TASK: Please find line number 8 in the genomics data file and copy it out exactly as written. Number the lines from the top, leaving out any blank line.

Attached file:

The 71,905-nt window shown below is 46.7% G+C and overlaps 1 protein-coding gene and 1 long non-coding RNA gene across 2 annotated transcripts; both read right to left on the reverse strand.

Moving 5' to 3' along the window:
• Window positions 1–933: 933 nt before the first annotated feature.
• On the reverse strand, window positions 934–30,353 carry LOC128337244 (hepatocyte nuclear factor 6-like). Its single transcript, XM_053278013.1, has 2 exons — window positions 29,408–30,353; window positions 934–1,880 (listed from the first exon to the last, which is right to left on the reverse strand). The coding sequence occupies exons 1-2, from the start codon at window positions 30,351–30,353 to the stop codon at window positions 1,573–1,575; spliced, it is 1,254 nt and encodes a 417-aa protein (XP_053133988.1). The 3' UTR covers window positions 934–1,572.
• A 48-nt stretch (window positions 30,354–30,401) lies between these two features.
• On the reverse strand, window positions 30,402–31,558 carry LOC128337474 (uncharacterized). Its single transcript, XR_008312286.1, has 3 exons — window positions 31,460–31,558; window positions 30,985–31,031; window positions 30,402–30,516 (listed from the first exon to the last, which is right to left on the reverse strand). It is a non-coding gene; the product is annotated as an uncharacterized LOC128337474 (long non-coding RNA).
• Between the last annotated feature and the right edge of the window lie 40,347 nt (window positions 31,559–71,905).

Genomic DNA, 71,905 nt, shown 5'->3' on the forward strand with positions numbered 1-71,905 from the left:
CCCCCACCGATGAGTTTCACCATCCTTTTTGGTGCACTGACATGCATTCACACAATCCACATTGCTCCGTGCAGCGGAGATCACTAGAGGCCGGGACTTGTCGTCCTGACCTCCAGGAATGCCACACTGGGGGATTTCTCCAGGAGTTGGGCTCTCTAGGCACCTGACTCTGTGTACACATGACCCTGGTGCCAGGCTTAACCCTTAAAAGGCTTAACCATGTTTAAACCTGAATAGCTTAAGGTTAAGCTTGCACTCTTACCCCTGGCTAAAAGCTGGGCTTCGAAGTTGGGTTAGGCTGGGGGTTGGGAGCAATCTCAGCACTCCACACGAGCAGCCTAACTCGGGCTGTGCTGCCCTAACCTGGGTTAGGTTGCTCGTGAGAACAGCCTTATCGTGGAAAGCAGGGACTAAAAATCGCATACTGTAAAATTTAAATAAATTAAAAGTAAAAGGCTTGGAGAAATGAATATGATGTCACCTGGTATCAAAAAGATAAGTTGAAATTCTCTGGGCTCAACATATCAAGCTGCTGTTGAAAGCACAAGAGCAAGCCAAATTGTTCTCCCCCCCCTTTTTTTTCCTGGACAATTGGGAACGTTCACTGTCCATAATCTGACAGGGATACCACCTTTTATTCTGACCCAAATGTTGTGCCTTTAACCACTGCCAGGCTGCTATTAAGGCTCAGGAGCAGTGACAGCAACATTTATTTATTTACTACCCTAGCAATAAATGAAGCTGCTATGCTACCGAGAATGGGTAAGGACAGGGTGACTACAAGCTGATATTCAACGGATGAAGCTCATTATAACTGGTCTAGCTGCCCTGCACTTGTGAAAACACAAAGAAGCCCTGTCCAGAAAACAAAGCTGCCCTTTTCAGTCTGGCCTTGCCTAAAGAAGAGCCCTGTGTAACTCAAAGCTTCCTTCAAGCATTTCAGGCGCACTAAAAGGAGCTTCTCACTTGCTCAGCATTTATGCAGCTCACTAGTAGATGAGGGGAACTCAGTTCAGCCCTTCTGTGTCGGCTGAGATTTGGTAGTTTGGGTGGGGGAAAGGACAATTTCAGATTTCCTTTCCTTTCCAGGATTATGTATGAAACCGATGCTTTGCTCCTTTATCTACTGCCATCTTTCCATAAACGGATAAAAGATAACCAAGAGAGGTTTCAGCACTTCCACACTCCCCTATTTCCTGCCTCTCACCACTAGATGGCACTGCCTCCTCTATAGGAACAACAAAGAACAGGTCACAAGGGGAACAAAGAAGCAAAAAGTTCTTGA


Genomic DNA, 71,905 nt, shown 5'->3' on the forward strand with positions numbered 1-71,905 from the left: